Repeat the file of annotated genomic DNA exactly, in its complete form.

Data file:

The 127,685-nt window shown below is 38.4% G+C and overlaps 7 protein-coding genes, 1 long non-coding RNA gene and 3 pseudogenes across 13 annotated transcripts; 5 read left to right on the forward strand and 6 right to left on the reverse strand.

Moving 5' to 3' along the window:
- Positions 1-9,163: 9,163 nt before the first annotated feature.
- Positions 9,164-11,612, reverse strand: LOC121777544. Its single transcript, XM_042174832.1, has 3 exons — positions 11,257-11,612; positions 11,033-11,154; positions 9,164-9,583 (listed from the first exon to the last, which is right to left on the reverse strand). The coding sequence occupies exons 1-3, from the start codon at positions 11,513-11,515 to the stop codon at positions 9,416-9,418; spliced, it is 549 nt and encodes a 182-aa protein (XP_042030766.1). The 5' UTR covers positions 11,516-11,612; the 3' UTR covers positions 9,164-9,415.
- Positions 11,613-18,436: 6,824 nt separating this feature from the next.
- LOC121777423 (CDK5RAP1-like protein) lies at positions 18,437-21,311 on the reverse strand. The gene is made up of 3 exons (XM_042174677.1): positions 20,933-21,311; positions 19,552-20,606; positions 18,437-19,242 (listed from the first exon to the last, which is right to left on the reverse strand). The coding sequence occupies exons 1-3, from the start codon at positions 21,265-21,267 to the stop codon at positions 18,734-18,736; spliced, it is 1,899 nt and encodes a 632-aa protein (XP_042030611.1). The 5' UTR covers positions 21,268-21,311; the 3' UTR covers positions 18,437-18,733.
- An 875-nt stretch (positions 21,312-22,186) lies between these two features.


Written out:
The 127,685-nt window shown below is 38.4% G+C and overlaps 7 protein-coding genes, 1 long non-coding RNA gene and 3 pseudogenes across 13 annotated transcripts; 5 read left to right on the forward strand and 6 right to left on the reverse strand.

Moving 5' to 3' along the window:
- Positions 1-9,163: 9,163 nt before the first annotated feature.
- Positions 9,164-11,612, reverse strand: LOC121777544. Its single transcript, XM_042174832.1, has 3 exons — positions 11,257-11,612; positions 11,033-11,154; positions 9,164-9,583 (listed from the first exon to the last, which is right to left on the reverse strand). The coding sequence occupies exons 1-3, from the start codon at positions 11,513-11,515 to the stop codon at positions 9,416-9,418; spliced, it is 549 nt and encodes a 182-aa protein (XP_042030766.1). The 5' UTR covers positions 11,516-11,612; the 3' UTR covers positions 9,164-9,415.
- Positions 11,613-18,436: 6,824 nt separating this feature from the next.
- LOC121777423 (CDK5RAP1-like protein) lies at positions 18,437-21,311 on the reverse strand. The gene is made up of 3 exons (XM_042174677.1): positions 20,933-21,311; positions 19,552-20,606; positions 18,437-19,242 (listed from the first exon to the last, which is right to left on the reverse strand). The coding sequence occupies exons 1-3, from the start codon at positions 21,265-21,267 to the stop codon at positions 18,734-18,736; spliced, it is 1,899 nt and encodes a 632-aa protein (XP_042030611.1). The 5' UTR covers positions 21,268-21,311; the 3' UTR covers positions 18,437-18,733.
- An 875-nt stretch (positions 21,312-22,186) lies between these two features.